CAD Manager's Q & A: Succeeding with 3D, Part 113 Feb, 2007 By: Robert Green
We're rolling out 3D software in my company now and users are coming around to the new way of design. What kinds of items should I be concerned about now and how can I avoid making post-implementation errors in this new 3D world?
Robert Green replies: Good question. I think the most important thing to keep in mind is that once 3D software is installed and users being using it, you're not done with implementation -- you're really just beginning. To that end here are a few pointers I've found by trial and error that have worked for me.
Make everyone aware of your focus. Making users, managers, vendors and customers aware that the transition to 3D design processes is an ongoing task shows your intention to stay on the job. Simply sending this message says a lot about your commitment to seeing the implementation through to a successful conclusion.
Keep training. As soon as people start using the new software, they'll start making mistakes and they'll start asking more detailed questions. If you simply let the implementation drift, you'll allow bad habits to ultimately form and perpetuate themselves. An ongoing training program helps mitigate these problems.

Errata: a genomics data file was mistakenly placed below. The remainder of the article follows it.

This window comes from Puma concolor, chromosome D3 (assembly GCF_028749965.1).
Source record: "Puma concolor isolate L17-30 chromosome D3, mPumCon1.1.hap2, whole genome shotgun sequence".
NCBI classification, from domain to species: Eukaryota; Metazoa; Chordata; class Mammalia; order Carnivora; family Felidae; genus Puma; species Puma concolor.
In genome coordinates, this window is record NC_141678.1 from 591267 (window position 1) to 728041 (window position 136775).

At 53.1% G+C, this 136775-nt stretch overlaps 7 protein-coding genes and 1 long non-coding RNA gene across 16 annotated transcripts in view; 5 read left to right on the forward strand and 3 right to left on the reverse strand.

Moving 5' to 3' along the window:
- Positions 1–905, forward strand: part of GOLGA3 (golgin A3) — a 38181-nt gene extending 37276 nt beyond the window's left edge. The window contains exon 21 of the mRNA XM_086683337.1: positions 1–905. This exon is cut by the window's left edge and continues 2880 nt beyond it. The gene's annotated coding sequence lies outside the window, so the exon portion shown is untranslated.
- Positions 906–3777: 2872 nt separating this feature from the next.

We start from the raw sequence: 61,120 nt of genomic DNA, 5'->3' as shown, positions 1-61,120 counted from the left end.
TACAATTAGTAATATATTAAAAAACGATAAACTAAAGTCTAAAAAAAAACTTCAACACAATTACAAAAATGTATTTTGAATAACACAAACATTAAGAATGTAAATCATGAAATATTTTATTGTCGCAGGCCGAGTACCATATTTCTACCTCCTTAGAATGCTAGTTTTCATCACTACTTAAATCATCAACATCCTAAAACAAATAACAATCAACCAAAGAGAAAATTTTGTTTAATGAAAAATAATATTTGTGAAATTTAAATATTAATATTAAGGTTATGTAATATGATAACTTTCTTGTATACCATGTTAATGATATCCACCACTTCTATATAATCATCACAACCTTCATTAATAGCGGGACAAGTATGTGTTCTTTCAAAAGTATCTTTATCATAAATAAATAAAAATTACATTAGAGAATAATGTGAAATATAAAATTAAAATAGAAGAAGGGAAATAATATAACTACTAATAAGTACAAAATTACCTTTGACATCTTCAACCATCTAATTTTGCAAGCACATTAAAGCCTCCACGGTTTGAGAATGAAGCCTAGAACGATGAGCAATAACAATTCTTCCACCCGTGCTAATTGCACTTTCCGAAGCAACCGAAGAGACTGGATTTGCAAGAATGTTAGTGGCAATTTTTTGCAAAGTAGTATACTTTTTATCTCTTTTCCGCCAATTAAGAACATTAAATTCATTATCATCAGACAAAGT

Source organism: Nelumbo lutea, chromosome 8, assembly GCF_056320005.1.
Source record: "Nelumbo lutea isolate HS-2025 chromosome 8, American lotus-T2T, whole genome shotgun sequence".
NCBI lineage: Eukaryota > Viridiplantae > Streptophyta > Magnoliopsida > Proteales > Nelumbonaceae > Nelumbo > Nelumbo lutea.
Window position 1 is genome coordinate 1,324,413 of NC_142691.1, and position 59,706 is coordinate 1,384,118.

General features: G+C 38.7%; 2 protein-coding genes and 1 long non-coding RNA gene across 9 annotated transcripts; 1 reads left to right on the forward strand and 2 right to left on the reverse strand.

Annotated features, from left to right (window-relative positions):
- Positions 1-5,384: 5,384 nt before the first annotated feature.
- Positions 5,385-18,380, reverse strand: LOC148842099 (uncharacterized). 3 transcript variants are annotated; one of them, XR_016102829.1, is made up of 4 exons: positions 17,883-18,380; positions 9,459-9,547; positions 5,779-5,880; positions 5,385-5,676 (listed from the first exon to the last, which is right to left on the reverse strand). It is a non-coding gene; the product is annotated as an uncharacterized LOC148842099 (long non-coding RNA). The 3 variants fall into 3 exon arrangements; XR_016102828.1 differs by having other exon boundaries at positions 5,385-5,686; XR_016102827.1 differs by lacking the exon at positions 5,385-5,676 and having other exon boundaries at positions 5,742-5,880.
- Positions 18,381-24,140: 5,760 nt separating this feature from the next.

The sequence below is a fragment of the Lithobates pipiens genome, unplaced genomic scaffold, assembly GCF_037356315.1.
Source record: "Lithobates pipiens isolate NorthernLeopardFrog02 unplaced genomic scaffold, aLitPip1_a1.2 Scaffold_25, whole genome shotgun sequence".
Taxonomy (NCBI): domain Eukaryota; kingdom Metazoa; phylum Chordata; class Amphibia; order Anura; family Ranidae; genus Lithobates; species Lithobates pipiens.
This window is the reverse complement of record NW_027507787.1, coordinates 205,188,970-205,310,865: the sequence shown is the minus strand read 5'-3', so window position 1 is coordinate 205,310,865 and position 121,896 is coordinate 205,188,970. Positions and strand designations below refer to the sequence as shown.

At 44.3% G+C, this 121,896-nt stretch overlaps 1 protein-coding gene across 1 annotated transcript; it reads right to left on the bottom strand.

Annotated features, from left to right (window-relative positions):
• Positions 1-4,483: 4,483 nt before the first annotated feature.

Train in short bursts. Consider a weekly lunch-and-learn or short briefing session for 3D software users who want to learn more. When you get the questions out in the open and solve them in a collaborative environment, everyone is much more likely to accept the methods you teach them. The key to this approach is to be ruthlessly focused on solving problems quickly.
Update your standards as you go. As you find new problems and solutions, document what you find and append your CAD standards. I suggest making these changes during or right after your training sessions so you capture the knowledge before you forget it.
I'll continue the answer to this question by giving you some more hints in the next newsletter.